6 Ways To Find A New Passion After Retirement
If you’re close to retirement, you may be wondering how to keep busy and find things that you are passionate about in this next phase of your life. Discovering what could be purposeful and fulfilling in retirement can require a bit of reflective thought. Here are six ways to find out so you can take those next steps.
Brainstorming is a great tool to expose new ideas. One productive way to discover what you’re passionate about is to ask yourself a series of questions.
Such questions could be:
What is one thing I love to do that I never get bored of doing?
What makes me feel happy?
What activity relieves my stress?
What job would I do even if I had to work for free?
What would I regret not ever doing?
What would I do if money were no option?
Write your answers down in a journal without limitation. You can even have multiple answers to each question, and this could lead to more discovery.
- Look BACK and FORWARD
First, think about the activities you enjoyed in your youth. Perhaps it involved music, theater, art, travel, or mountain biking. These can all direct you to things you may still be passionate about even if you stopped doing them long ago. Revisit these activities and reconnect with them, keeping in mind it might be on a different level now in adulthood. Connecting with people involved in these events can also help you assess if you still have an interest.
Second, look toward the end of your life and envision how you would have wished to spend the last thirty years of your time on Earth. These wishes could align with your passions from youth or inspire new ideas.
- Check out continuing education
Many colleges and universities offer continuing education classes that anyone can attend. Look through their catalogs to see if courses appeal to you to learn about new things or reignite old interests you never had a chance to explore before.
Also, online classes through many platforms such as Udemy, MasterClass, or Skillshare have exploded in recent years. Search for your area of interest in an online class and see what pops up. Many of these are affordable options and can give you a peek into a new hobby or role in retirement.
- Talk to people
Seek out expert help. If you’re truly stuck on what to do, a Life Coach service can help you identify not only your desires but also set goals and a road map to achieve them.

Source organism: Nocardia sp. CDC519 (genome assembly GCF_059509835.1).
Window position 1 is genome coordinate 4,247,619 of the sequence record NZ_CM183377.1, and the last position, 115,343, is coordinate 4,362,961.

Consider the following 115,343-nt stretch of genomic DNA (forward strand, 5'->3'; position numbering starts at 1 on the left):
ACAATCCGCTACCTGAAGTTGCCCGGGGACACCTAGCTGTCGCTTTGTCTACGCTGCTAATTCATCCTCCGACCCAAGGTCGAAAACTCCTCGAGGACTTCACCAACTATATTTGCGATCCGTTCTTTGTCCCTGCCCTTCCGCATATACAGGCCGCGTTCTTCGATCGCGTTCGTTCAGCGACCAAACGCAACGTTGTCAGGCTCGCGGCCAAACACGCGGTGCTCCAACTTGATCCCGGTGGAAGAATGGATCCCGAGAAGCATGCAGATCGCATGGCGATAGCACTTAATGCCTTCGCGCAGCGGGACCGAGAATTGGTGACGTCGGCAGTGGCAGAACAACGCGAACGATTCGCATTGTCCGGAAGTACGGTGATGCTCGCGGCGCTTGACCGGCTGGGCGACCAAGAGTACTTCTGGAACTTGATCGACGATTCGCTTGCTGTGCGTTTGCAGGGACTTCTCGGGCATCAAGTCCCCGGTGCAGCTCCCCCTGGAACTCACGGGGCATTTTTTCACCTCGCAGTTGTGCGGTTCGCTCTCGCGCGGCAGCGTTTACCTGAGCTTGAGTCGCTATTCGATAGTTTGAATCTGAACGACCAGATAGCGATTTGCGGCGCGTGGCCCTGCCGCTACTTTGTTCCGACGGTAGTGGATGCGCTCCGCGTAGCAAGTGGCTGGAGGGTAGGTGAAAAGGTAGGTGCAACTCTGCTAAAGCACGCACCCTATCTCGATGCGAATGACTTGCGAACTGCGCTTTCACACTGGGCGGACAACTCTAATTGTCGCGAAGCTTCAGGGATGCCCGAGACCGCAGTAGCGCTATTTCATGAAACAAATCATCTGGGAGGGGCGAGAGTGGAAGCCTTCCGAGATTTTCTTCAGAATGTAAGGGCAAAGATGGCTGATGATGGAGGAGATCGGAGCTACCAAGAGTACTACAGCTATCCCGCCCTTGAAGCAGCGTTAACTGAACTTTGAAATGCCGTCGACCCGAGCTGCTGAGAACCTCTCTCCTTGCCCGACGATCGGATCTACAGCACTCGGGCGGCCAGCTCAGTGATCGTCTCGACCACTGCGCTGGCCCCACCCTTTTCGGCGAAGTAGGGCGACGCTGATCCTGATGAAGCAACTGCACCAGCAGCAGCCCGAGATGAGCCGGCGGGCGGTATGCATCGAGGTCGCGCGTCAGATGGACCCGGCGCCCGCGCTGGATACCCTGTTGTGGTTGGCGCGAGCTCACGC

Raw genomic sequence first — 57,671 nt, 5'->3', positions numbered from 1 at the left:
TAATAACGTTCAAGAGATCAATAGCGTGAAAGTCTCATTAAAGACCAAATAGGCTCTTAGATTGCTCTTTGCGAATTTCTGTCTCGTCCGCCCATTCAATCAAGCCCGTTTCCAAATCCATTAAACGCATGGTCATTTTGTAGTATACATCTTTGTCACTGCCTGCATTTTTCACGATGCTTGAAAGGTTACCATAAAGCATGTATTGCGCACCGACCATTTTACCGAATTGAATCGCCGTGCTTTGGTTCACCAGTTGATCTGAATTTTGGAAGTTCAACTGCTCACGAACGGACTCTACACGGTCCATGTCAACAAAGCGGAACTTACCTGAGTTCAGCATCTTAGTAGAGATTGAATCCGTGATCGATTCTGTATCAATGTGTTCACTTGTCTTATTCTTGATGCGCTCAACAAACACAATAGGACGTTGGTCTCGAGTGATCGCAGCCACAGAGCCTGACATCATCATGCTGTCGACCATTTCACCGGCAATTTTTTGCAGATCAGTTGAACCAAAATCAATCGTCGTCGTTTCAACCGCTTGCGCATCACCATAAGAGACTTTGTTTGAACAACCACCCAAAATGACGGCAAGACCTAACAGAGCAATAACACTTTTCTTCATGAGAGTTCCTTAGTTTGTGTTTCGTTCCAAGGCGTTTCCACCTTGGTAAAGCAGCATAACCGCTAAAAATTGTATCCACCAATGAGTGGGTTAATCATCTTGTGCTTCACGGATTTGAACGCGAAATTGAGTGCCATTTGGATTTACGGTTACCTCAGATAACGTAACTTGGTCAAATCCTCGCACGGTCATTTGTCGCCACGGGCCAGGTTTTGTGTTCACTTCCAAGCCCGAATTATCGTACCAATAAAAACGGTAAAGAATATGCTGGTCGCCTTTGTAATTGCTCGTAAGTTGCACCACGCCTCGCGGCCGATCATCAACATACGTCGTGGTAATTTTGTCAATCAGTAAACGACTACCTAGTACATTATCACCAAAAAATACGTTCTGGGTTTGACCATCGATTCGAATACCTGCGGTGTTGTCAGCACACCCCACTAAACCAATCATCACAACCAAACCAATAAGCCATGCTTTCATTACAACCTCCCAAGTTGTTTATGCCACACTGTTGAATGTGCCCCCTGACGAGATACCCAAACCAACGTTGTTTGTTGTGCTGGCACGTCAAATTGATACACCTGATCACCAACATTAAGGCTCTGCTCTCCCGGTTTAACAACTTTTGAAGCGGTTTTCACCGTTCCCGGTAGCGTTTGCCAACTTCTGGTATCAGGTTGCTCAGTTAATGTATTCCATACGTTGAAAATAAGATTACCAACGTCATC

Family and friends may also offer insight into your next steps for retirement as they can often give you a new perspective about yourself. They might see a different side of you that inspires you to experiment with new activities. In addition, they can be a library of knowledge to mine in their own passions. Consider trying a new hobby they are involved in and see if it’s a good match for you.
- Get inspired by influencers
Seek out people in the media who share experiences on how they found their passions. This could be through TED talks, podcasts, documentaries, or books. Exposing yourself to diverse perceptions could open your eyes up to a whole new world of untapped interests.
Another way to dig deeper with this is to take notes from these sources for your own benefit. This is another way to brainstorm ideas and discover what you’d enjoy doing in retirement—and help drive you to get started.
- Make new friends
As we get older, it can be more difficult to meet people and make friends. However, expanding our social circle can open us up to new shared experiences. One way to do this is to reach out to your current network and ask to be introduced to others they know in their extended circle. Perhaps these are people in a hobby-specific group that could be of interest to you. Attending events within your local community can also help expand the people you know and lead to inspiring conversations.
Getting outside of your comfort zone and opening yourself up to new experiences is not only key to self-awareness but also to finding a good fit for how you can best spend your retirement. The time spent in seeking out your passions will be worth it to achieve a sense of happiness and purpose in your golden years.